Many international faculty and staff members at Indiana University hold H-1B status. H-1B status is for people who work in a “specialty occupation” that requires the equivalent of a bachelor’s degree or higher in a specific field. At IU, H-1B employees can be faculty or staff positions, such as research associates, postdoctoral fellows, assistant professors, and software developers.
Learn more about H-1B status
How do I apply for H-1B status?
Your IU department must submit the H-1B Employee E-Form, but you will need to provide supporting documents. If you are applying from abroad, you will also need to have a visa interview. OIS will guide you through the whole process.
You can maintain H-1B status for a maximum of six years. Your initial H-1B status can be granted for up to three years, and you can renew your status for up to three additional years.
After six years in H-1B status, you must leave the United States for one year before an employer can file a new H-1B petition for you. H-1B status may be granted for longer than six years in limited cases.
What else do I need to know?
Explore this website and download our Scholar Guidebook. It will help you transition to life in the United States and make the most of your time in Bloomington.
Specific work limitation
H-1B employees can do only the work that is listed on their H-1B petition. The employer (department), title, duties, and location of the job (including working remotely/telecommuting from another city) must match what the petition says. If the job changes, the department may need to file a new H-1B petition.
Dual intent and permanent residence
H-1B employees may choose to pursue permanent residence in the United States. This is different from other visa categories, which require you to prove that you plan to return to your home country after your program ends. Because H-1B status enables you to come here with “dual intent,” many scholars believe that the H-1B offers an easier pathway to permanent residence than other visas do.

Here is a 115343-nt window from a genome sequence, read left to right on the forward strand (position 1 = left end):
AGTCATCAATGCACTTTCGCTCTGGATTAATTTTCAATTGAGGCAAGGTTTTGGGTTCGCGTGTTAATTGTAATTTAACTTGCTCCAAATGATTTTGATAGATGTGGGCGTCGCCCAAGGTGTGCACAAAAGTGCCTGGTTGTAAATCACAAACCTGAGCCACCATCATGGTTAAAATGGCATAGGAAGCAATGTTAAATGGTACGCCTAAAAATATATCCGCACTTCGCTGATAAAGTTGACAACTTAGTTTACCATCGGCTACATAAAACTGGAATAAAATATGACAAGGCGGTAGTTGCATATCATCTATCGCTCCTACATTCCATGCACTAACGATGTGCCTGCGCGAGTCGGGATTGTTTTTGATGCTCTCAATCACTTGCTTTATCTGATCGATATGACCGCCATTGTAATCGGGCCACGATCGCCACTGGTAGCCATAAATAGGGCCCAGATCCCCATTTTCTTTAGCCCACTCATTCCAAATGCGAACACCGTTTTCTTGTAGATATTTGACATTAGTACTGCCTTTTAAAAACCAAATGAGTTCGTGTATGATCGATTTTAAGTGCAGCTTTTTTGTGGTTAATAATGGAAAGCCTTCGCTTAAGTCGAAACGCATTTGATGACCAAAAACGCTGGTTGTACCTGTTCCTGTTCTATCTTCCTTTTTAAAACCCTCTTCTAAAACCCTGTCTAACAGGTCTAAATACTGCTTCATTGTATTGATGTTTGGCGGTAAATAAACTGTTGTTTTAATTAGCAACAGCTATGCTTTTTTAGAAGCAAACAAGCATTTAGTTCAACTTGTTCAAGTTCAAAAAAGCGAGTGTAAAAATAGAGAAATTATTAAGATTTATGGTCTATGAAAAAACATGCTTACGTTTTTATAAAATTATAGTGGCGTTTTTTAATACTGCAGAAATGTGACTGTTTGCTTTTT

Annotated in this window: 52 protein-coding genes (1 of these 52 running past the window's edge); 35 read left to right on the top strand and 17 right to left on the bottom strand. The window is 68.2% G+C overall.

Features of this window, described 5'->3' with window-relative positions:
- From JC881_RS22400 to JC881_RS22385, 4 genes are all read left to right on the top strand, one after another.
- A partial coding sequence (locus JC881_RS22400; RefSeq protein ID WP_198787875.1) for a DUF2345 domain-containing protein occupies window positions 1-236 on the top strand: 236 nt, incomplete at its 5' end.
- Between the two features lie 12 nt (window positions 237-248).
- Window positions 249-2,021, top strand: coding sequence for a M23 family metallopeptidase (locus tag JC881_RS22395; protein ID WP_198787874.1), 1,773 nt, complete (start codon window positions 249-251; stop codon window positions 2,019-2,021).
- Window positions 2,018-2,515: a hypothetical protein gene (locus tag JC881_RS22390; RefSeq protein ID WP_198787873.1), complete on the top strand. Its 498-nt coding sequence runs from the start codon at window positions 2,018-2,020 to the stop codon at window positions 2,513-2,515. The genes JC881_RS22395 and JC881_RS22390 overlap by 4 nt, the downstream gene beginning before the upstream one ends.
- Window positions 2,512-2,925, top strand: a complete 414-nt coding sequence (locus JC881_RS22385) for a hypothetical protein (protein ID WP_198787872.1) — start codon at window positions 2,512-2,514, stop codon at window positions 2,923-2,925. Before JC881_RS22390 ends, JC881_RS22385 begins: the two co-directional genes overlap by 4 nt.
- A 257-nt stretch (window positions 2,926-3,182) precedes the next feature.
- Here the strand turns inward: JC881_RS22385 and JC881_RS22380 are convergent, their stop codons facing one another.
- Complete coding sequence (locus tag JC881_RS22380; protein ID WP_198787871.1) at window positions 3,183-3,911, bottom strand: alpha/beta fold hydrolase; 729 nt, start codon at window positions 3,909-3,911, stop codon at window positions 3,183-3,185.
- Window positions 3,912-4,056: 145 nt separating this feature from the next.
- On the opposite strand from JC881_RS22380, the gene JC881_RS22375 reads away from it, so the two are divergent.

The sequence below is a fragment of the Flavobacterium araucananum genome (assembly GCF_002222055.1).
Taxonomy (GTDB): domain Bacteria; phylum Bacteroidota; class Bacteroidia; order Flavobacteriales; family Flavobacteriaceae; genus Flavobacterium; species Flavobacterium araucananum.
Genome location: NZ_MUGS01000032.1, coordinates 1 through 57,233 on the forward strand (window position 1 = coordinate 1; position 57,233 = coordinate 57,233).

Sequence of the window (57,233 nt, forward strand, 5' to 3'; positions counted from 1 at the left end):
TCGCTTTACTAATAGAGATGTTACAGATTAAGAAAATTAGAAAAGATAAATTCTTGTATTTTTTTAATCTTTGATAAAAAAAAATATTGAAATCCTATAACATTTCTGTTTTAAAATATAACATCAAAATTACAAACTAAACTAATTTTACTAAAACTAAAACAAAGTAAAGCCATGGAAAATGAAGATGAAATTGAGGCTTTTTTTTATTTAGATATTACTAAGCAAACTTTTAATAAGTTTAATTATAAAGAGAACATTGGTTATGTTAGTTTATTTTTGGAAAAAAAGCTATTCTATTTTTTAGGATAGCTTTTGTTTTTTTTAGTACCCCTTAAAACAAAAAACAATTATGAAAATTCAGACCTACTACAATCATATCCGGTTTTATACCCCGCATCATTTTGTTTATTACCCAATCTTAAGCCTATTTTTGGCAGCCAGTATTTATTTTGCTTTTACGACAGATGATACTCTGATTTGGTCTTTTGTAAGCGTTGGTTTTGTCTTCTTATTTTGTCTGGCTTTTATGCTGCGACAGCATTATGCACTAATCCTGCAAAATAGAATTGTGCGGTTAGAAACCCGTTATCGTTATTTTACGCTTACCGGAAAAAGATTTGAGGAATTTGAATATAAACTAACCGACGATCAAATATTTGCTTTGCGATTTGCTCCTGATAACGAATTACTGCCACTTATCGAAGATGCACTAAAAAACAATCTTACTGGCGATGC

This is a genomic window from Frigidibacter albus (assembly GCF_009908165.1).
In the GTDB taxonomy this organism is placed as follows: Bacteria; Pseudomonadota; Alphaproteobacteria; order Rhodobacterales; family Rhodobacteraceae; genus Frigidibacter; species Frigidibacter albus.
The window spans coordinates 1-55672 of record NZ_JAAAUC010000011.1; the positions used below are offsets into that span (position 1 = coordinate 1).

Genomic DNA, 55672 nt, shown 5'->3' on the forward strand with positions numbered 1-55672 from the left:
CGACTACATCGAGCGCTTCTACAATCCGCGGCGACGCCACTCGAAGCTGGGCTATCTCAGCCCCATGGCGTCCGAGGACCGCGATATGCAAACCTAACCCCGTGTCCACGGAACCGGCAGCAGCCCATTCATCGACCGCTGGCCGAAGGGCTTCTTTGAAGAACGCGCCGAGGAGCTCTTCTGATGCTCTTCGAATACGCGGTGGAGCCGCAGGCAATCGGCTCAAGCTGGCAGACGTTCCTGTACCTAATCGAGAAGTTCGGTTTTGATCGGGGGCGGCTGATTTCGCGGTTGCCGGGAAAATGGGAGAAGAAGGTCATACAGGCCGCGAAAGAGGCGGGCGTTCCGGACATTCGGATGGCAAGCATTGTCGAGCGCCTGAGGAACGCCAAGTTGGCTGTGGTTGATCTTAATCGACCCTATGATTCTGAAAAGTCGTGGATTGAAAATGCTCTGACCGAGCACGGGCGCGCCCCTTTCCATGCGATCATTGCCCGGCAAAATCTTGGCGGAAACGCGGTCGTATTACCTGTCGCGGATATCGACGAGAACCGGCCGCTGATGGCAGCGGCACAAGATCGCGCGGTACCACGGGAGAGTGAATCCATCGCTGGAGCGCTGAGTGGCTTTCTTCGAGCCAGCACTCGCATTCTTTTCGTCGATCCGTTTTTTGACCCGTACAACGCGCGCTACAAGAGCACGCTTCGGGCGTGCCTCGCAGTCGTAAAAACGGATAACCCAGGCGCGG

If you are seeking H-1B status through IU, you are not subject to the U.S. Congress’s H-1B cap on the number of H-1B petitions. Universities, research organizations, and some nonprofit organizations are exempt from the cap.
Previous participation as a J-1 or J-2
If you have been in the United States as a J-1 exchange visitor or J-2 dependent and are subject to the two-year home residency requirement, you have two options. Before you apply for an H-1B, you can either fulfill the requirement or have it waived.
Your spouse and unmarried children who are under age 21 may qualify for H-4 dependent status. This means they can come to the United States with you. H-4 dependents can be part-time or full-time students. H-4 dependents qualify for in-state tuition rates at IU after they have been in Indiana for 12 consecutive months.
In general H-4 dependents do not have work authorization. However, an H-4 dependent can apply for work authorization if the H-1B spouse has been granted H-1B status beyond six years under the AC21 Act with a Labor Certification application or I-140 petition that has been pending for more than one year. For more information see the USCIS H-4 FAQ page or contact us.